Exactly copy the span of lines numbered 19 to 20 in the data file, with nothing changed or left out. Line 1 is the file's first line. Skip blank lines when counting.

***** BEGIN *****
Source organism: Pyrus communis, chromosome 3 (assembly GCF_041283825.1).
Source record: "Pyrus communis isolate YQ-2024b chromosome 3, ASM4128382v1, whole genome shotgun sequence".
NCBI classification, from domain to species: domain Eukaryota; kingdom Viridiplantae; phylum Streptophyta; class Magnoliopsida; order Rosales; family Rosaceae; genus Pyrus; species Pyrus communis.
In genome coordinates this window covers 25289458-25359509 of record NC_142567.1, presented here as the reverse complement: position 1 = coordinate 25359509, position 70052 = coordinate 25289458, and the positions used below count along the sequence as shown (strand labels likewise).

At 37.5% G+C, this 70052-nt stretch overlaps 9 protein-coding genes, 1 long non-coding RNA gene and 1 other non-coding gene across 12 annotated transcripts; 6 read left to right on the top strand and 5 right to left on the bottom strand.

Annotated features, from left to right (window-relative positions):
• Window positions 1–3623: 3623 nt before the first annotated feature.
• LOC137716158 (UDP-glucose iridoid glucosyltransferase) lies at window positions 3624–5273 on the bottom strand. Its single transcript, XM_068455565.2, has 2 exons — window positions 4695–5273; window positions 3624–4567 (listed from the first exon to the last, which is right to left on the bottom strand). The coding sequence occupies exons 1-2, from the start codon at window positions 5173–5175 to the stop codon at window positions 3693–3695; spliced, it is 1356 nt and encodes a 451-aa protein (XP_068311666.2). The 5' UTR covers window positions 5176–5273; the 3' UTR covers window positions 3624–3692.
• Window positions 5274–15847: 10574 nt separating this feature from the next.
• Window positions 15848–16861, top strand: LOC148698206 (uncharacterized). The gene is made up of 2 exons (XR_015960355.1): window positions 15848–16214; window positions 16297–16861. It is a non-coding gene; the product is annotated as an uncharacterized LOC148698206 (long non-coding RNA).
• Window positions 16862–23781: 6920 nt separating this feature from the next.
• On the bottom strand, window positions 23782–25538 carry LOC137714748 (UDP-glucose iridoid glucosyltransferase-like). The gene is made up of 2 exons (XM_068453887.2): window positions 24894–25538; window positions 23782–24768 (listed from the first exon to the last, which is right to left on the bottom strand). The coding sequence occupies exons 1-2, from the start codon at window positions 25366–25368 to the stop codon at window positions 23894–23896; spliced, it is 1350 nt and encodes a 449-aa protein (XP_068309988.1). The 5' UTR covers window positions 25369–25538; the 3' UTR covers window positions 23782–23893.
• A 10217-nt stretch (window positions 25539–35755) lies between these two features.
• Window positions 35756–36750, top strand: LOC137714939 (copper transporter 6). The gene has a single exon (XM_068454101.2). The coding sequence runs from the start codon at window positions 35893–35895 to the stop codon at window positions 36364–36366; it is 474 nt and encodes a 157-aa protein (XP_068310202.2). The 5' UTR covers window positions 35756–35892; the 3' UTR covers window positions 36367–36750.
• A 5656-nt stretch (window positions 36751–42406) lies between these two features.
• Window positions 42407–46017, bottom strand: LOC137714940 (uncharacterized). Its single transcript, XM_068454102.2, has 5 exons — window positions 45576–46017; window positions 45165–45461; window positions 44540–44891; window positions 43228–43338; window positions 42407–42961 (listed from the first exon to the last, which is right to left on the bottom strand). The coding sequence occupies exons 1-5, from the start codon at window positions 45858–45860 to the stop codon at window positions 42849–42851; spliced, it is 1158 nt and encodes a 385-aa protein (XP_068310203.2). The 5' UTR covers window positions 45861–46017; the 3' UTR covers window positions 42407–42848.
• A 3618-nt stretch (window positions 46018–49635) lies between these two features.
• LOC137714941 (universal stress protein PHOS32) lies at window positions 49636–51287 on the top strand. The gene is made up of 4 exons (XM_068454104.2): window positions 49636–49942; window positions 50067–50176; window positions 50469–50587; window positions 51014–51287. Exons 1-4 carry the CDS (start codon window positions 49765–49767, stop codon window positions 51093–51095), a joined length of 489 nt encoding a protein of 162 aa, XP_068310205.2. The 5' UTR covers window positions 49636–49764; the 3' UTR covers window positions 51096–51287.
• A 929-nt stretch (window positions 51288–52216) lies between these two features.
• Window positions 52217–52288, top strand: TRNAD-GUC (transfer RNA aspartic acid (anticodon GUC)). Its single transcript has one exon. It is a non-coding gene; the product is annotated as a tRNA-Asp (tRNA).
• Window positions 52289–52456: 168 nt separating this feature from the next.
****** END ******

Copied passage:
• A 929-nt stretch (window positions 51288–52216) lies between these two features.
• Window positions 52217–52288, top strand: TRNAD-GUC (transfer RNA aspartic acid (anticodon GUC)). Its single transcript has one exon. It is a non-coding gene; the product is annotated as a tRNA-Asp (tRNA).